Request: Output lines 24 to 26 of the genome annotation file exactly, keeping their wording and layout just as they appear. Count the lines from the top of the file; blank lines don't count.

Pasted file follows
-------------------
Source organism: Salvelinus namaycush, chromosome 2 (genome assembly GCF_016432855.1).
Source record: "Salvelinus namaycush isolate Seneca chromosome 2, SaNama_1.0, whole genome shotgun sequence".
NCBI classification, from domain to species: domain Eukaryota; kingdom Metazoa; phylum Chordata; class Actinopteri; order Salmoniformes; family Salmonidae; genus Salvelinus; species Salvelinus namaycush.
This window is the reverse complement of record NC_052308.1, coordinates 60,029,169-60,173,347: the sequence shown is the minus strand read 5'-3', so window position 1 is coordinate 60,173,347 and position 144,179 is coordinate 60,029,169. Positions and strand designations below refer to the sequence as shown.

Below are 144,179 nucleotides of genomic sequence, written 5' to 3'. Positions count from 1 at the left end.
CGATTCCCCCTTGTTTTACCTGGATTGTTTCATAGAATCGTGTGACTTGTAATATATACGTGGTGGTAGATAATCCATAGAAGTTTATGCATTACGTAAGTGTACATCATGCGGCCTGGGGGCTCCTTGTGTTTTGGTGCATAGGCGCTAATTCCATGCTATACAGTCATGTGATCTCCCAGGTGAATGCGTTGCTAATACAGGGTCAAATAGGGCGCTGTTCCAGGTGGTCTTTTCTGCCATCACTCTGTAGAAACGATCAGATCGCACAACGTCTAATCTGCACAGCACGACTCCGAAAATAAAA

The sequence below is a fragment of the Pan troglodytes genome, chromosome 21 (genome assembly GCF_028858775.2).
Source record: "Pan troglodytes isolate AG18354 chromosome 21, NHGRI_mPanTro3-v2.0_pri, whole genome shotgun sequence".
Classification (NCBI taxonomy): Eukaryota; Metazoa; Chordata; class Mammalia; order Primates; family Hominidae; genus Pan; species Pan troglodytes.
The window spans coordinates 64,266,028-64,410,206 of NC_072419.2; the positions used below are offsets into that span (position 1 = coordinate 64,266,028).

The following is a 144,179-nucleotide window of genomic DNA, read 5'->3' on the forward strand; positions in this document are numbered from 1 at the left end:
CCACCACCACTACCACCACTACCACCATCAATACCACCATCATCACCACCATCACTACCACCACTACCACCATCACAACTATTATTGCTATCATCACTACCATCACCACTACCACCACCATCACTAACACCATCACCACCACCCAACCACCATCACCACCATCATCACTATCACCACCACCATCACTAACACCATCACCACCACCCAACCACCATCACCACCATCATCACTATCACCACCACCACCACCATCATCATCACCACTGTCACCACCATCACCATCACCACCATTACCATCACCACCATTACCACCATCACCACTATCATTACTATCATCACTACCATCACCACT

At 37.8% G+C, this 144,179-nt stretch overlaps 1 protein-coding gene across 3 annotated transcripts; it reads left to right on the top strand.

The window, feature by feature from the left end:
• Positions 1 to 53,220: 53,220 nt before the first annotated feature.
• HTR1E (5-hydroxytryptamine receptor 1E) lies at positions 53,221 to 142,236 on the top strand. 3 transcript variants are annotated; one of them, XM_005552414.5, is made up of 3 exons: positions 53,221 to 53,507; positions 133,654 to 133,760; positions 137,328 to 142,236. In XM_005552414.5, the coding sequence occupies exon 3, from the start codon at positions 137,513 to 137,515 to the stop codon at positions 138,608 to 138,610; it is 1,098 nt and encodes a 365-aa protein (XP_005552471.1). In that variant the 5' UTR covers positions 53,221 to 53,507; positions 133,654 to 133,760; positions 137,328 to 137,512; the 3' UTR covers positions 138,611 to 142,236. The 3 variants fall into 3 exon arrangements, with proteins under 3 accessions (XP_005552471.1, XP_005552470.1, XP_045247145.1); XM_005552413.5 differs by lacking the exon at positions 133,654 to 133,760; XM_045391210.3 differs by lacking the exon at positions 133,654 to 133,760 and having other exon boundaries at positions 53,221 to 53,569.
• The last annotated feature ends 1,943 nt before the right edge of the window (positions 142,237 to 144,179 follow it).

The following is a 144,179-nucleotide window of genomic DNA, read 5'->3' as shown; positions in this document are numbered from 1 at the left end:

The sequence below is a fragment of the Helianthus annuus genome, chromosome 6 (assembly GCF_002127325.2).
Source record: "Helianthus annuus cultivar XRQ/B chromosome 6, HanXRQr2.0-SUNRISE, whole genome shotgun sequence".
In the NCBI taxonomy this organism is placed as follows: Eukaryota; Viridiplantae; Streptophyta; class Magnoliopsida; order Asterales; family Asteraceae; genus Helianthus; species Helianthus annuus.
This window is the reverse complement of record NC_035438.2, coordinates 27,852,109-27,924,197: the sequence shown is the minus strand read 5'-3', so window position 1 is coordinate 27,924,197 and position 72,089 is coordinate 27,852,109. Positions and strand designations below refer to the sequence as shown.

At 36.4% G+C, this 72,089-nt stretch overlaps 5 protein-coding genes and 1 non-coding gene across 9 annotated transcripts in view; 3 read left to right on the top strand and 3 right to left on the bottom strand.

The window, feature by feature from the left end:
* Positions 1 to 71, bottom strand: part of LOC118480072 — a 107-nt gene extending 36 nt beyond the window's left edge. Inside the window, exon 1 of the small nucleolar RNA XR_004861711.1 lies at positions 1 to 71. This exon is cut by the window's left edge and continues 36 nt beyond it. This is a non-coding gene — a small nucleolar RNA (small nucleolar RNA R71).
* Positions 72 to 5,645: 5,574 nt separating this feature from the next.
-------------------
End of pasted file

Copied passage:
The window, feature by feature from the left end:
* Positions 1 to 71, bottom strand: part of LOC118480072 — a 107-nt gene extending 36 nt beyond the window's left edge. Inside the window, exon 1 of the small nucleolar RNA XR_004861711.1 lies at positions 1 to 71. This exon is cut by the window's left edge and continues 36 nt beyond it. This is a non-coding gene — a small nucleolar RNA (small nucleolar RNA R71).
* Positions 72 to 5,645: 5,574 nt separating this feature from the next.